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September 28th, 2014

“All our ministry is useless if our character does not back it up.” 

Colossians 4:2-6

September 28, 2014

George and Eli

This morning we are privileged to have as our guests George and Eli. (Several details of this manuscript, including the removal of last names and specific locations, have been edited for security reasons.)  Linda and I have known George and his wife Kathy since we all sang in the choir in college almost 40 years ago.  George and I had something in common in addition to being second tenors.  We also grew up as MKs.  I was a missionary kid in Pakistan, and George in Africa. 

Since graduation, Linda and I have been serving churches here in the States, while George and Kathy served for 20 years in western Africa, and since 2003 have been continuing their work – but based in the United States. They work with other personnel to raise up and equip university-level training centers with a biblical world view .  The ministry is called TEN3 which stands for Discipling to the Third Generation.

George is with us today and has brought with him a pastor who was raised in a non-Christian home, but is thankful he gave his life to Christ and found the freedom of the Gospel.  (At this point in the message, Eli gave his testimony in his native language, and George translated for him.)  We will hear from George again in a few minutes.

Just walking

We turn to Colossians 4:2-6 today as we wrap up four weeks of Bible studies, Sunday School class lessons, and sermons on evangelism.  We have been borrowing ideas and themes from Bill Hybels’ book and DVD series, “Just Walk Across the Room: Simple Steps Pointing People to Faith.”  Hybels is a well-known pastor in the Chicago area.

One of the tensions raised during these sermons, at least for me, has been God’s part and my part when it comes to evangelism.  Is changing people’s hearts and bringing them to Christ God’s work or my work?  You already know the answer is going to be “both,” but it’s very easy to lose your balance on one side or the other.

In the churches that shaped my early spiritual life, there seemed to me an overemphasis on my part of evangelism.  If I haven’t seized every moment to tell someone he’s going to die and go to hell unless he accepts Christ, his blood will be on my hands (we used that language), and I will regret for all eternity I didn’t do my part.

The result is not only negative for me (constantly living with guilt and fear) but for the one Paul calls an “outsider” (Colossians 4:5).  On my list of people to pray for this month is a rather well-known community leader who already is turned off by aggressive, judgmental, and narrow Christians.  I don’t want to be one more.

But it’s also dangerous to emphasize only God’s part.  We in the Reformed Church are prone to this threat because we do emphasize God’s sovereignty.  We don’t change people; God does – that’s true!  But if we allow that logic to progress unchecked, we hear coming out of our mouths (or maybe just swimming around in our heads) the words of Calvinist objectors to the early Christian missionary William Carey:  “Young man, sit down!  When God pleases to convert the heathen, he will do it without your aid and mine.”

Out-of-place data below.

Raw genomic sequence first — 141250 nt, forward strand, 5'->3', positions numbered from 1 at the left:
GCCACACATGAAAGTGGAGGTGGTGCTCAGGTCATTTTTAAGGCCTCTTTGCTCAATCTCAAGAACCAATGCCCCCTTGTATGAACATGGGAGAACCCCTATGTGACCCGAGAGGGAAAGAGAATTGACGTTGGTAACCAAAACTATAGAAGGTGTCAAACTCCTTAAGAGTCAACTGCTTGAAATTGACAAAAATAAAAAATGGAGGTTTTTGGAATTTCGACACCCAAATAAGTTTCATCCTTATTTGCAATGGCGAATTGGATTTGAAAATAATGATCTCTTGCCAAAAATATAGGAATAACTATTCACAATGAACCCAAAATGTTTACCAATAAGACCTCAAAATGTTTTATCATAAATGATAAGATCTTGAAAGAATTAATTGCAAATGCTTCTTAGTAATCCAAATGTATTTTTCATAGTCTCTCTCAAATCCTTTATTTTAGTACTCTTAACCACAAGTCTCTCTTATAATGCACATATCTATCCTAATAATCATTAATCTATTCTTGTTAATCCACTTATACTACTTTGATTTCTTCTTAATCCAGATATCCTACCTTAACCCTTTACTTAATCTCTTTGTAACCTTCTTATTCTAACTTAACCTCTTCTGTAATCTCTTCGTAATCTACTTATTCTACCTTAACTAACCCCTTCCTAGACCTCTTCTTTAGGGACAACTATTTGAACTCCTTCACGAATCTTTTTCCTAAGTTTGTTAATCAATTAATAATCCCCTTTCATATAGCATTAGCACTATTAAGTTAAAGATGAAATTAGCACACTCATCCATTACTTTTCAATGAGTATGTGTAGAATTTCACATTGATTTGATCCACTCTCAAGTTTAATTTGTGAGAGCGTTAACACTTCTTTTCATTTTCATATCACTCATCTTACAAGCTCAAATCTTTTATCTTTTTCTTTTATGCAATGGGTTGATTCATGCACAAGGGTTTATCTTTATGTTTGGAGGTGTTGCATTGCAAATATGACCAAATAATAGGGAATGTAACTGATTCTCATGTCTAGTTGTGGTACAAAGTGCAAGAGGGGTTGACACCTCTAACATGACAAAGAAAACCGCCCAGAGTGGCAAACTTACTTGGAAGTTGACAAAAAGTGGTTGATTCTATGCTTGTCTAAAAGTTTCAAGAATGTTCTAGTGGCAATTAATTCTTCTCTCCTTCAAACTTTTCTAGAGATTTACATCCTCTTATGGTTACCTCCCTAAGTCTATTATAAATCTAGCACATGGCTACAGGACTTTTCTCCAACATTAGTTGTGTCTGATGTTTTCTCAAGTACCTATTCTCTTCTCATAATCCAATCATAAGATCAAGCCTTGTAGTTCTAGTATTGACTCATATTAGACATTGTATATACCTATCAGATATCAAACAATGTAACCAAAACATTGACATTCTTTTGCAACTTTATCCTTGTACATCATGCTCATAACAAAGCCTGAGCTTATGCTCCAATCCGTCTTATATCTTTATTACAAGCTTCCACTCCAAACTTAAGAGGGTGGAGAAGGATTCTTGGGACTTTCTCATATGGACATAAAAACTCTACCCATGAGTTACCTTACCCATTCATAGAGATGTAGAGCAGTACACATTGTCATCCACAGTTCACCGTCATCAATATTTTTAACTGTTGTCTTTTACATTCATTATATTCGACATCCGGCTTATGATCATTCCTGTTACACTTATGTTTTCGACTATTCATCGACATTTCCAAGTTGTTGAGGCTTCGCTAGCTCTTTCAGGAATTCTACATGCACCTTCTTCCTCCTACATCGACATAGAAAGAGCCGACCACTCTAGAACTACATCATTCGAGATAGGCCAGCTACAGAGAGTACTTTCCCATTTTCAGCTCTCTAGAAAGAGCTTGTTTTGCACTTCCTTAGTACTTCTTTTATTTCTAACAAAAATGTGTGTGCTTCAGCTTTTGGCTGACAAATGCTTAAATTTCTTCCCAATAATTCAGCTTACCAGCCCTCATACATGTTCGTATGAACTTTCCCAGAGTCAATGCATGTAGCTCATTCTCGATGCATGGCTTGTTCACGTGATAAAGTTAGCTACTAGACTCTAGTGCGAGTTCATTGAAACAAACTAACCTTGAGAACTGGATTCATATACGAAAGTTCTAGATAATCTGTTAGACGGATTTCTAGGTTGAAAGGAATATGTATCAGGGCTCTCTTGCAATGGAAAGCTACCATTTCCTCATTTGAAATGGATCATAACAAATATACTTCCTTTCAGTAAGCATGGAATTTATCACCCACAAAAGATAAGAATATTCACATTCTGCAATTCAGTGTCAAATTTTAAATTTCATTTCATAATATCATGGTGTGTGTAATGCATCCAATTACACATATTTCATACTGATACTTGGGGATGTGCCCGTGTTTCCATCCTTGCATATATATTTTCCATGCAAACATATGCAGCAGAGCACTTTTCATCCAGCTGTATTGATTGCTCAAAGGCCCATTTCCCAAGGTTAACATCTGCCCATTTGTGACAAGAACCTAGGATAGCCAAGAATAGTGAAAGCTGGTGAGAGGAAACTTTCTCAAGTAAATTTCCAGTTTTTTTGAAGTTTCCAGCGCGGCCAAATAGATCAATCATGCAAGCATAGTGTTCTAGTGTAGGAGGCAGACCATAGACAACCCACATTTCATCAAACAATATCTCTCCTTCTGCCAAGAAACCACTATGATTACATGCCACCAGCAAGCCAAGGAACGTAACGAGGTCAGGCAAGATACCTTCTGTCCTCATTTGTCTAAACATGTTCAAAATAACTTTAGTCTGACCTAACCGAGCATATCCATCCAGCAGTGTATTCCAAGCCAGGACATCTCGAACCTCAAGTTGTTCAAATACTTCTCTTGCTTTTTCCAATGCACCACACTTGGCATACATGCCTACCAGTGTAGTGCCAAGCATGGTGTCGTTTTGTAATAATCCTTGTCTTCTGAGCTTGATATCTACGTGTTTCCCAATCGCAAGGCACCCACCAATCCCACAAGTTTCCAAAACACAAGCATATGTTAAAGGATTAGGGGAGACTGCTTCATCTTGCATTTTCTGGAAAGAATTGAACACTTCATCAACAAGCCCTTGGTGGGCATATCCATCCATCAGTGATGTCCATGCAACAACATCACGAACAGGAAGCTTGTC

Apparently not.  God has every intent to use your aid and mine to convert people.  So we have been asking what that looks like.

  • Just walk across the room (Philippians 2:1-11). You look across the room at people you would normally avoid.  You move toward them, not away.  You try to do what Jesus did – abandon your prerogative and go to them where they are, even suffer for them.  This is incarnational evangelism.
  • You discover stories (Matthew 5:13-16).  You enter their world, like salt touches and penetrates.  People want to be known.  You find out about them before you tell them about you.  This is relational evangelism.
  • You tell your story and The Story (1 Peter 3:8-18).  You learn to tell both simply and briefly.  It’s not that the Gospel is simple or that this is all they need to know.  But you recognize that a longer, more complex story – yours or Jesus’ – will lose them.  So you learn to tell, in just a minute or so, your before-and-after story of how God’s grace has changed and is changing your suffering into hope. This is personal evangelism.

 

This brings us to today’s Scripture text, Colossians 4:2-6.  Once again, we find ourselves jumping into an isolated passage of the Bible, which sort of goes against my grain.  I’d rather stay in one book of the Bible.  We’ll return to that pattern next week when we study the book of Isaiah, where we’ll camp from now through Christmas.

 

It’s always important to get some context.  Paul writes this letter from a Roman jail to a church in Asia Minor (modern day Turkey) that has been infiltrated by false teachers.  He teaches them the centrality and supremacy of Jesus in chapter 1, and then spends the rest of the letter telling them what it looks like to “continue to live in him” (2:6).  This affects every aspect of our lives and relationships.